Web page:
About a year now that my daughter is taking lessons there but personally I was not supportive of the school. Generally speaking I find contempt in my heart against most US Martial Arts schools that are very different from the traditional schools that I grew up with in Budapest. However a recent visit to take a free entry lesson reviled a much higher quality training than I expected that is offered in the mornings, a service I did not see before. So now I have a change of heart and happy to consider helping them.



    If you have a relationship with these owners, my thought is that this sort of conversation is often much better opened face-to-face versus via a letter. I think too you need more information from them before you can assume what 'value' GO would bring the organization. I would probably start with an invitation to coffee to discuss an idea you have. During that conversation you could talk about your desire to see them grow their business. Then you could introduce the game of GO and hit the highlights of your idea before putting it to paper and making it official. This initial conversation will give you a better idea of what they see as 'value' within their business. You can then go back and create a value proposition and potentially a proposal that addresses their specific needs rather than your assumptions of what they want.

    That's my perspective.

    Your perspective is a very good one! I shall consider it and will try to see if they accept an invitation for a lunch. If they do, gathering the intel as you pointed out is a wiser way to go. Thank you Brynn!

    Brynn
  • Midgie wrote Over a month ago
    Hi Zsolt,
    Interesting ideas yet I agree with Brynn about having a face-to-face conversation in the first instance rather than an email/letter.

    I have been involved in the fitness industry both as an employee and a member/ participant for many years. I know that some places have great passion for what they do, yet do not have as much business knowledge and experience to take things to another level.

    If you have an idea, an initial conversation with the owner/manager could be a good place to start. And by all means, offer your services to help out because they might not have the resources or the skills to get things going. Sending an email seems somewhat impersonal, when they are in a personal type of business.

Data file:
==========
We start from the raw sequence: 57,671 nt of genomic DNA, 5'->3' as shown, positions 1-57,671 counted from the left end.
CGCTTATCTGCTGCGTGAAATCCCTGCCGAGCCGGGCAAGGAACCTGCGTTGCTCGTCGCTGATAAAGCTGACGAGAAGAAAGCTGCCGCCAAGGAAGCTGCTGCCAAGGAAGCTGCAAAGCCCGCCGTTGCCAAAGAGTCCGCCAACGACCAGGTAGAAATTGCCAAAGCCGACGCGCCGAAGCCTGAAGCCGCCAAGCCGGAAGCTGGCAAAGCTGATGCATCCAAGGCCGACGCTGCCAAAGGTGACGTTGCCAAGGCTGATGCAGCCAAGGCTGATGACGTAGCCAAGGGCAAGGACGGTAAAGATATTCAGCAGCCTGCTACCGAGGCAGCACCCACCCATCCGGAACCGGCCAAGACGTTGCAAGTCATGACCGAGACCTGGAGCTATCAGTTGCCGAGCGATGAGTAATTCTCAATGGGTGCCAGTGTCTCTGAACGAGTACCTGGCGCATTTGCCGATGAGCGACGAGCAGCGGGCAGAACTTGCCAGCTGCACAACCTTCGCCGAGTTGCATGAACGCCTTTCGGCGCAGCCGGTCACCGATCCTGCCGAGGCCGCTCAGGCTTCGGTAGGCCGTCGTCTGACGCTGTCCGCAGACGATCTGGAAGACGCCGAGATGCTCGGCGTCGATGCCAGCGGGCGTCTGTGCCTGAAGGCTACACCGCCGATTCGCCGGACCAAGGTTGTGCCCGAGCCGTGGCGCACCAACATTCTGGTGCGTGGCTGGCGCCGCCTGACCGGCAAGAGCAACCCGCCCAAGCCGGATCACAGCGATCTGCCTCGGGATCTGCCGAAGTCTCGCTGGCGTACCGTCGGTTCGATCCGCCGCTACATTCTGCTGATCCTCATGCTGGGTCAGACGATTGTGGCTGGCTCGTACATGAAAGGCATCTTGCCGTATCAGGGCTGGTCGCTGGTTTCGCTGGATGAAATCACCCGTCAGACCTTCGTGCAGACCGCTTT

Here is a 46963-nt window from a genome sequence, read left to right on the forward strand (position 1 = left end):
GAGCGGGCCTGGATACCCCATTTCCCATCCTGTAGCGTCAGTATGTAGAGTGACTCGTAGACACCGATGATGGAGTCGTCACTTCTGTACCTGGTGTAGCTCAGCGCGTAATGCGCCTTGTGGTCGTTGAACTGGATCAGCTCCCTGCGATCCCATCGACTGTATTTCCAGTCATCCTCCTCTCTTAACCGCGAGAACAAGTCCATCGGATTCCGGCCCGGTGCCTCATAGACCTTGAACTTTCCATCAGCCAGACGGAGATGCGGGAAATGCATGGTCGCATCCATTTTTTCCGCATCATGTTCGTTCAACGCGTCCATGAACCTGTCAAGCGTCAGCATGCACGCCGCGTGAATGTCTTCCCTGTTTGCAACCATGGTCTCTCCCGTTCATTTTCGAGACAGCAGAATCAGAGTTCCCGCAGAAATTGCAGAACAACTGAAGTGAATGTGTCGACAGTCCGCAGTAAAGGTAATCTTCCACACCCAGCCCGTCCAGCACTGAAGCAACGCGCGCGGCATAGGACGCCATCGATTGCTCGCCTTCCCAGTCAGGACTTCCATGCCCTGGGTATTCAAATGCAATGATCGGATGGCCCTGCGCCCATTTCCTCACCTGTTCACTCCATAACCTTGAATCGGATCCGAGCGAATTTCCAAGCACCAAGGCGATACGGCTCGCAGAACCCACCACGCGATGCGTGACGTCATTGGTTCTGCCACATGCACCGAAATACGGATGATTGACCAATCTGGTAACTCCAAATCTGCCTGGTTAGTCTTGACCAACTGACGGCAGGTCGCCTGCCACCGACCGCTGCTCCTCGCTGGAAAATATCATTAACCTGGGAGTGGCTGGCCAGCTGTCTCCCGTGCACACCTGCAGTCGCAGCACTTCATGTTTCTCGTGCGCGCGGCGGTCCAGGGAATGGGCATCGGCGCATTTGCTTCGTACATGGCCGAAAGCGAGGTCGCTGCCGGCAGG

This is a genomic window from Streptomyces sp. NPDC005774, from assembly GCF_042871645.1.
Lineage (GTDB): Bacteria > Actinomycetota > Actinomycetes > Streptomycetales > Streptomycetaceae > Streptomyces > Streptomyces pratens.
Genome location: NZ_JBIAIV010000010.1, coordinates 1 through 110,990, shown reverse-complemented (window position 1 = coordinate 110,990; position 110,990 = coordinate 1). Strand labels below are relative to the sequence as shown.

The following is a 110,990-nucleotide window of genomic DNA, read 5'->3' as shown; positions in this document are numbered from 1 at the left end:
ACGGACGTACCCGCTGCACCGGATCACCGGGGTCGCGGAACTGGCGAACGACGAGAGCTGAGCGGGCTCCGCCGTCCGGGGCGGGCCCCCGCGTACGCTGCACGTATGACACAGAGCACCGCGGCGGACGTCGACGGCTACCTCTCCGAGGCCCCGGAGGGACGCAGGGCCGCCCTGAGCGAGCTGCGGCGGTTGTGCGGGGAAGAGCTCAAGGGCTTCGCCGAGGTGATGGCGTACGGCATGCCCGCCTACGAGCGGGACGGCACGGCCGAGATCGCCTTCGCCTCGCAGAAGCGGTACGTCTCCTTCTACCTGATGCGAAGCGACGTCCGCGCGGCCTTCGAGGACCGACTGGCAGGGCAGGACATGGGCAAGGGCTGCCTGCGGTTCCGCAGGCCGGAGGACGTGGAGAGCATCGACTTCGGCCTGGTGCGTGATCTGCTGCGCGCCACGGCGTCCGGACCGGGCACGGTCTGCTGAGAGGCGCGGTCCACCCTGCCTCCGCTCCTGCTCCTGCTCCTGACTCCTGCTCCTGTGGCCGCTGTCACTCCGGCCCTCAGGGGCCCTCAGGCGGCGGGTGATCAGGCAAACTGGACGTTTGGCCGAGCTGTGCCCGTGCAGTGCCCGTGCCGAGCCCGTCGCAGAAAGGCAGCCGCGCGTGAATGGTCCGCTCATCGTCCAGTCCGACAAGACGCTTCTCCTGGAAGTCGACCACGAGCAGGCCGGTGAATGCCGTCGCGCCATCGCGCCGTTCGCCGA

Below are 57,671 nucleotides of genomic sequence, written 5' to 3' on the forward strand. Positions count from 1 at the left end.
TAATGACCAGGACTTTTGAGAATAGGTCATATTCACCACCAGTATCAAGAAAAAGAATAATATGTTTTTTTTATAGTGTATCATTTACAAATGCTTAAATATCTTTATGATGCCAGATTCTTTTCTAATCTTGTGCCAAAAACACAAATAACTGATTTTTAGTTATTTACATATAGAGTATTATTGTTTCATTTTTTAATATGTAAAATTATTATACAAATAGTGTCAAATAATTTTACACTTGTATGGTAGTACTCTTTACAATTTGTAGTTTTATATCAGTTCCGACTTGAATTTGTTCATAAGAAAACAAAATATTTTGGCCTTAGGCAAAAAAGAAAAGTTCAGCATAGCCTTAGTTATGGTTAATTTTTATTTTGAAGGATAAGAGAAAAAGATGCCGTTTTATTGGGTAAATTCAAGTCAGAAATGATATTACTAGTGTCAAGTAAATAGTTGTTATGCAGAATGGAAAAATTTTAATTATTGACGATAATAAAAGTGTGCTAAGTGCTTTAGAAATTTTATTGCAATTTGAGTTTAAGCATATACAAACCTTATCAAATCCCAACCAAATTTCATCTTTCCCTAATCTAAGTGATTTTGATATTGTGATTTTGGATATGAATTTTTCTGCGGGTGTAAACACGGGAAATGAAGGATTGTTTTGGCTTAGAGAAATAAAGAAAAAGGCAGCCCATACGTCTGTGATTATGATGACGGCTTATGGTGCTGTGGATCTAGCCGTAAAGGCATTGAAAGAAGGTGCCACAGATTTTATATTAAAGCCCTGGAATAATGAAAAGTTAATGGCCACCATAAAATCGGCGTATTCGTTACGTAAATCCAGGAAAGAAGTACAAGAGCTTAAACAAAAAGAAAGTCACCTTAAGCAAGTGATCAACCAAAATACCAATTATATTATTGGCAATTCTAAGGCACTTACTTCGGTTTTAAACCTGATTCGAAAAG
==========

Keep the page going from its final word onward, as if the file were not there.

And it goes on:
I would also caution you to be careful of anything that might be taken as criticism. I suspect they are doing the best they can with the resources and knowledge/skill they have. If they could do more, they would probably be doing it! So, if you are going to make some suggestions for improvements, I'd encourage you to also offer ideas as to how to make it a reality and take things forward. If you have the skills, resources and experience to help out, then offer it.

    How does all that sound to you?
    Midgie
  • ladyb wrote Over a month ago
    GO looks like an interesting game indeed. Reminds me a bit of Blokus. My kids and I really enjoy that game. GO is definitely more complex though.

    A couple questions. How well do you know these people? Has your daughter been taking lessons there long? If you have a relationship with these owners, my thought is that this sort of conversation is often much better opened face-to-face versus via a letter. I think too you need more information from them before you can assume what 'value' GO would bring the organization. I would probably start with an invitation to coffee to discuss an idea you have. During that conversation you could talk about your desire to see them grow their business. Then you could introduce the game of GO and hit the highlights of your idea before putting it to paper and making it official. This initial conversation will give you a better idea of what they see as 'value' within their business. You can then go back and create a value proposition and potentially a proposal that addresses their specific needs rather than your assumptions of what they want.

    That's my perspective.

    Brynn
  • BlueHatbyJZ wrote Over a month ago
    All right Don, you inspired me to do this, so here is my first draft, followed by my 8 min. review though I sound terrible as I am fighting a cold.
    ------------------------------------
    Dear _______________
    Regrettably I missed the class today but being in bed with a cold did yield some extra time to think about my experience at your martial arts school. The question I was asking myself is how to help your school and this letter is about an idea that you may find useful.